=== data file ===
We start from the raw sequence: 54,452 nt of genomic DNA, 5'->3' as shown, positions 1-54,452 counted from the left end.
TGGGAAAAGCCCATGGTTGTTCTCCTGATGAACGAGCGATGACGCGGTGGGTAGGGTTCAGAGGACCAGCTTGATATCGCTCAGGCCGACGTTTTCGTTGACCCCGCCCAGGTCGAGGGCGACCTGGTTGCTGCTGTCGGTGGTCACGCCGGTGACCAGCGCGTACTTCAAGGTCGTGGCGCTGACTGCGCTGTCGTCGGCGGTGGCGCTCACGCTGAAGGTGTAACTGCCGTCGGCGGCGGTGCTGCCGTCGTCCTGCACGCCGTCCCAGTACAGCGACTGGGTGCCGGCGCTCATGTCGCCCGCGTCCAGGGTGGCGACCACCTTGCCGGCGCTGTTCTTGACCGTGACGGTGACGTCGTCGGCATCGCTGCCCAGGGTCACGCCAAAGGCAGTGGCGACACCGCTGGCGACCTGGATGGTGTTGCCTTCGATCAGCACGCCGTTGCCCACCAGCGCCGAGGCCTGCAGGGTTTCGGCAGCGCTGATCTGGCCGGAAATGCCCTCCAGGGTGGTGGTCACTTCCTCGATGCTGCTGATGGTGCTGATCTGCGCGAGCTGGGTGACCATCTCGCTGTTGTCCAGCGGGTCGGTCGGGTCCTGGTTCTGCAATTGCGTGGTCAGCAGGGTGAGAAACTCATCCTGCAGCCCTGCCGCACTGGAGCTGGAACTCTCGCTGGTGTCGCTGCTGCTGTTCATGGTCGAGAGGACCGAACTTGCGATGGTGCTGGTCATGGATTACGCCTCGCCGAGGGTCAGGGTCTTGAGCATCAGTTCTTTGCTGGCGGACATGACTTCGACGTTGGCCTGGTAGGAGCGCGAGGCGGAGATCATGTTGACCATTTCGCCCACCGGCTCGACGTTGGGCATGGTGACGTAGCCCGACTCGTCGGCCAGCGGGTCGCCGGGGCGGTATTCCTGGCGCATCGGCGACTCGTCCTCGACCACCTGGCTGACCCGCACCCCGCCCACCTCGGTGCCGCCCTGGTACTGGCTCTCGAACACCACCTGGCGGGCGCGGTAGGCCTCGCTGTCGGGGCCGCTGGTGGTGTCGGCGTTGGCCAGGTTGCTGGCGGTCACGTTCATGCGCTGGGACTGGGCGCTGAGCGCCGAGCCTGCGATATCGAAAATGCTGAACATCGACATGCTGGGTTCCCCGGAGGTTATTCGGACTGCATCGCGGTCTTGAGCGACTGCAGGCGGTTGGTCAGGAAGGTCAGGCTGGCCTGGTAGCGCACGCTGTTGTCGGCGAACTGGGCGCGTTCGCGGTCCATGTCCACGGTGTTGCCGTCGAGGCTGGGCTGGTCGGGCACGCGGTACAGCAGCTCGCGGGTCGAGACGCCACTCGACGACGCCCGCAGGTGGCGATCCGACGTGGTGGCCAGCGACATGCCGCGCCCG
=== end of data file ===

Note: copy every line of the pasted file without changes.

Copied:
We start from the raw sequence: 54,452 nt of genomic DNA, 5'->3' as shown, positions 1-54,452 counted from the left end.
TGGGAAAAGCCCATGGTTGTTCTCCTGATGAACGAGCGATGACGCGGTGGGTAGGGTTCAGAGGACCAGCTTGATATCGCTCAGGCCGACGTTTTCGTTGACCCCGCCCAGGTCGAGGGCGACCTGGTTGCTGCTGTCGGTGGTCACGCCGGTGACCAGCGCGTACTTCAAGGTCGTGGCGCTGACTGCGCTGTCGTCGGCGGTGGCGCTCACGCTGAAGGTGTAACTGCCGTCGGCGGCGGTGCTGCCGTCGTCCTGCACGCCGTCCCAGTACAGCGACTGGGTGCCGGCGCTCATGTCGCCCGCGTCCAGGGTGGCGACCACCTTGCCGGCGCTGTTCTTGACCGTGACGGTGACGTCGTCGGCATCGCTGCCCAGGGTCACGCCAAAGGCAGTGGCGACACCGCTGGCGACCTGGATGGTGTTGCCTTCGATCAGCACGCCGTTGCCCACCAGCGCCGAGGCCTGCAGGGTTTCGGCAGCGCTGATCTGGCCGGAAATGCCCTCCAGGGTGGTGGTCACTTCCTCGATGCTGCTGATGGTGCTGATCTGCGCGAGCTGGGTGACCATCTCGCTGTTGTCCAGCGGGTCGGTCGGGTCCTGGTTCTGCAATTGCGTGGTCAGCAGGGTGAGAAACTCATCCTGCAGCCCTGCCGCACTGGAGCTGGAACTCTCGCTGGTGTCGCTGCTGCTGTTCATGGTCGAGAGGACCGAACTTGCGATGGTGCTGGTCATGGATTACGCCTCGCCGAGGGTCAGGGTCTTGAGCATCAGTTCTTTGCTGGCGGACATGACTTCGACGTTGGCCTGGTAGGAGCGCGAGGCGGAGATCATGTTGACCATTTCGCCCACCGGCTCGACGTTGGGCATGGTGACGTAGCCCGACTCGTCGGCCAGCGGGTCGCCGGGGCGGTATTCCTGGCGCATCGGCGACTCGTCCTCGACCACCTGGCTGACCCGCACCCCGCCCACCTCGGTGCCGCCCTGGTACTGGCTCTCGAACACCACCTGGCGGGCGCGGTAGGCCTCGCTGTCGGGGCCGCTGGTGGTGTCGGCGTTGGCCAGGTTGCTGGCGGTCACGTTCATGCGCTGGGACTGGGCGCTGAGCGCCGAGCCTGCGATATCGAAAATGCTGAACATCGACATGCTGGGTTCCCCGGAGGTTATTCGGACTGCATCGCGGTCTTGAGCGACTGCAGGCGGTTGGTCAGGAAGGTCAGGCTGGCCTGGTAGCGCACGCTGTTGTCGGCGAACTGGGCGCGTTCGCGGTCCATGTCCACGGTGTTGCCGTCGAGGCTGGGCTGGTCGGGCACGCGGTACAGCAGCTCGCGGGTCGAGACGCCACTCGACGACGCCCGCAGGTGGCGATCCGACGTGGTGGCCAGCGACATGCCGCGCCCG